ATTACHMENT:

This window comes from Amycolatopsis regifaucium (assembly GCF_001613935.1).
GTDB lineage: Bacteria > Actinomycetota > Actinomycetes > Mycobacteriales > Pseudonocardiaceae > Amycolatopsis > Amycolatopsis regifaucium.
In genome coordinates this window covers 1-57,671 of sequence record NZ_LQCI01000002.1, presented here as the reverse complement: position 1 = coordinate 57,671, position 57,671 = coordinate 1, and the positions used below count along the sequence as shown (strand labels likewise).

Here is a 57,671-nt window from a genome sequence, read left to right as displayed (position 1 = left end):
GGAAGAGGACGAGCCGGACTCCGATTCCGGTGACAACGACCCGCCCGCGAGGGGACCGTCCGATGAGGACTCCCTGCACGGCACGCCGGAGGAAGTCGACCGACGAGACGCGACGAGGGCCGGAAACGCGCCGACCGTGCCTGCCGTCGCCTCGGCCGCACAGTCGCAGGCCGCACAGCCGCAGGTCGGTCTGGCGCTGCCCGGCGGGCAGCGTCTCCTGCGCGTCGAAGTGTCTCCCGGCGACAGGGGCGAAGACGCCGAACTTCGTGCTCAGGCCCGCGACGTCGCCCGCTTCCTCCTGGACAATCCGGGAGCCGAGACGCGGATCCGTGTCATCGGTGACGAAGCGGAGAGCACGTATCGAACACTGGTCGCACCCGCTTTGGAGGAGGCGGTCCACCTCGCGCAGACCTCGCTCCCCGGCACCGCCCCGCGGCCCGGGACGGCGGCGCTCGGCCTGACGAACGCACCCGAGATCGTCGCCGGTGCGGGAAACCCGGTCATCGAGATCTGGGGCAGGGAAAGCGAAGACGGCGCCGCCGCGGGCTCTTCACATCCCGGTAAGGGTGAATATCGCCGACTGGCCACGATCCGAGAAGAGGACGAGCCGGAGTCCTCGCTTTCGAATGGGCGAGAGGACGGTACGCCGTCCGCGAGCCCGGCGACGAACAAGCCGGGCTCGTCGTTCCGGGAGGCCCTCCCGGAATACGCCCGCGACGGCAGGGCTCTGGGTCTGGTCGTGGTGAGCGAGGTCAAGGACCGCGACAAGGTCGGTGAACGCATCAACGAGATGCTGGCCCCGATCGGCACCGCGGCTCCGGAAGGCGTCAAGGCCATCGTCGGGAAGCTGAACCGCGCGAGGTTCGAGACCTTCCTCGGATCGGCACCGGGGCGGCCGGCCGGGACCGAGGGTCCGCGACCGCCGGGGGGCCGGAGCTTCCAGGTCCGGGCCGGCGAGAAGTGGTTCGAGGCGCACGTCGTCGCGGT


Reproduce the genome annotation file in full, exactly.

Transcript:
This window comes from Amycolatopsis regifaucium (assembly GCF_001613935.1).
GTDB lineage: Bacteria > Actinomycetota > Actinomycetes > Mycobacteriales > Pseudonocardiaceae > Amycolatopsis > Amycolatopsis regifaucium.
In genome coordinates this window covers 1-57,671 of sequence record NZ_LQCI01000002.1, presented here as the reverse complement: position 1 = coordinate 57,671, position 57,671 = coordinate 1, and the positions used below count along the sequence as shown (strand labels likewise).

Here is a 57,671-nt window from a genome sequence, read left to right as displayed (position 1 = left end):
GGAAGAGGACGAGCCGGACTCCGATTCCGGTGACAACGACCCGCCCGCGAGGGGACCGTCCGATGAGGACTCCCTGCACGGCACGCCGGAGGAAGTCGACCGACGAGACGCGACGAGGGCCGGAAACGCGCCGACCGTGCCTGCCGTCGCCTCGGCCGCACAGTCGCAGGCCGCACAGCCGCAGGTCGGTCTGGCGCTGCCCGGCGGGCAGCGTCTCCTGCGCGTCGAAGTGTCTCCCGGCGACAGGGGCGAAGACGCCGAACTTCGTGCTCAGGCCCGCGACGTCGCCCGCTTCCTCCTGGACAATCCGGGAGCCGAGACGCGGATCCGTGTCATCGGTGACGAAGCGGAGAGCACGTATCGAACACTGGTCGCACCCGCTTTGGAGGAGGCGGTCCACCTCGCGCAGACCTCGCTCCCCGGCACCGCCCCGCGGCCCGGGACGGCGGCGCTCGGCCTGACGAACGCACCCGAGATCGTCGCCGGTGCGGGAAACCCGGTCATCGAGATCTGGGGCAGGGAAAGCGAAGACGGCGCCGCCGCGGGCTCTTCACATCCCGGTAAGGGTGAATATCGCCGACTGGCCACGATCCGAGAAGAGGACGAGCCGGAGTCCTCGCTTTCGAATGGGCGAGAGGACGGTACGCCGTCCGCGAGCCCGGCGACGAACAAGCCGGGCTCGTCGTTCCGGGAGGCCCTCCCGGAATACGCCCGCGACGGCAGGGCTCTGGGTCTGGTCGTGGTGAGCGAGGTCAAGGACCGCGACAAGGTCGGTGAACGCATCAACGAGATGCTGGCCCCGATCGGCACCGCGGCTCCGGAAGGCGTCAAGGCCATCGTCGGGAAGCTGAACCGCGCGAGGTTCGAGACCTTCCTCGGATCGGCACCGGGGCGGCCGGCCGGGACCGAGGGTCCGCGACCGCCGGGGGGCCGGAGCTTCCAGGTCCGGGCCGGCGAGAAGTGGTTCGAGGCGCACGTCGTCGCGGT